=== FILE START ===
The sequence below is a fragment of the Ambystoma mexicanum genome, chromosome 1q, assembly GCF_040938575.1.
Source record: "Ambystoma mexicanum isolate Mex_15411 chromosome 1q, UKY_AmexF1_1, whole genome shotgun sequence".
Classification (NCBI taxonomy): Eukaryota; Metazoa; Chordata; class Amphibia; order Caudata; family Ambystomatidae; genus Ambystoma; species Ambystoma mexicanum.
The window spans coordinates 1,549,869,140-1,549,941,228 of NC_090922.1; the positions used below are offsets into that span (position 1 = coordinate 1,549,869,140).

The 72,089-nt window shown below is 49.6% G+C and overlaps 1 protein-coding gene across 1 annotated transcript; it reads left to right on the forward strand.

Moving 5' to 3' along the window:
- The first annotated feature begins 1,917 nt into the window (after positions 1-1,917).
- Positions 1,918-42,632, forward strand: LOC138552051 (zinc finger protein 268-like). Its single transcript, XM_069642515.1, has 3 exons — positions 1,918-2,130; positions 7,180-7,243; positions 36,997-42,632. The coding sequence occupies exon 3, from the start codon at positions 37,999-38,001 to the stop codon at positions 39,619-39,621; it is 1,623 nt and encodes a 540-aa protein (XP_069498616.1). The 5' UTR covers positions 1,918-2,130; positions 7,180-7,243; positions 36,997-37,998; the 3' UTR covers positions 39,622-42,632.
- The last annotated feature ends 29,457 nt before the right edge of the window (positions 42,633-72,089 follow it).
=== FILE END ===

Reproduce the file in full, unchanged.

The sequence below is a fragment of the Ambystoma mexicanum genome, chromosome 1q, assembly GCF_040938575.1.
Source record: "Ambystoma mexicanum isolate Mex_15411 chromosome 1q, UKY_AmexF1_1, whole genome shotgun sequence".
Classification (NCBI taxonomy): Eukaryota; Metazoa; Chordata; class Amphibia; order Caudata; family Ambystomatidae; genus Ambystoma; species Ambystoma mexicanum.
The window spans coordinates 1,549,869,140-1,549,941,228 of NC_090922.1; the positions used below are offsets into that span (position 1 = coordinate 1,549,869,140).

The 72,089-nt window shown below is 49.6% G+C and overlaps 1 protein-coding gene across 1 annotated transcript; it reads left to right on the forward strand.

Moving 5' to 3' along the window:
- The first annotated feature begins 1,917 nt into the window (after positions 1-1,917).
- Positions 1,918-42,632, forward strand: LOC138552051 (zinc finger protein 268-like). Its single transcript, XM_069642515.1, has 3 exons — positions 1,918-2,130; positions 7,180-7,243; positions 36,997-42,632. The coding sequence occupies exon 3, from the start codon at positions 37,999-38,001 to the stop codon at positions 39,619-39,621; it is 1,623 nt and encodes a 540-aa protein (XP_069498616.1). The 5' UTR covers positions 1,918-2,130; positions 7,180-7,243; positions 36,997-37,998; the 3' UTR covers positions 39,622-42,632.
- The last annotated feature ends 29,457 nt before the right edge of the window (positions 42,633-72,089 follow it).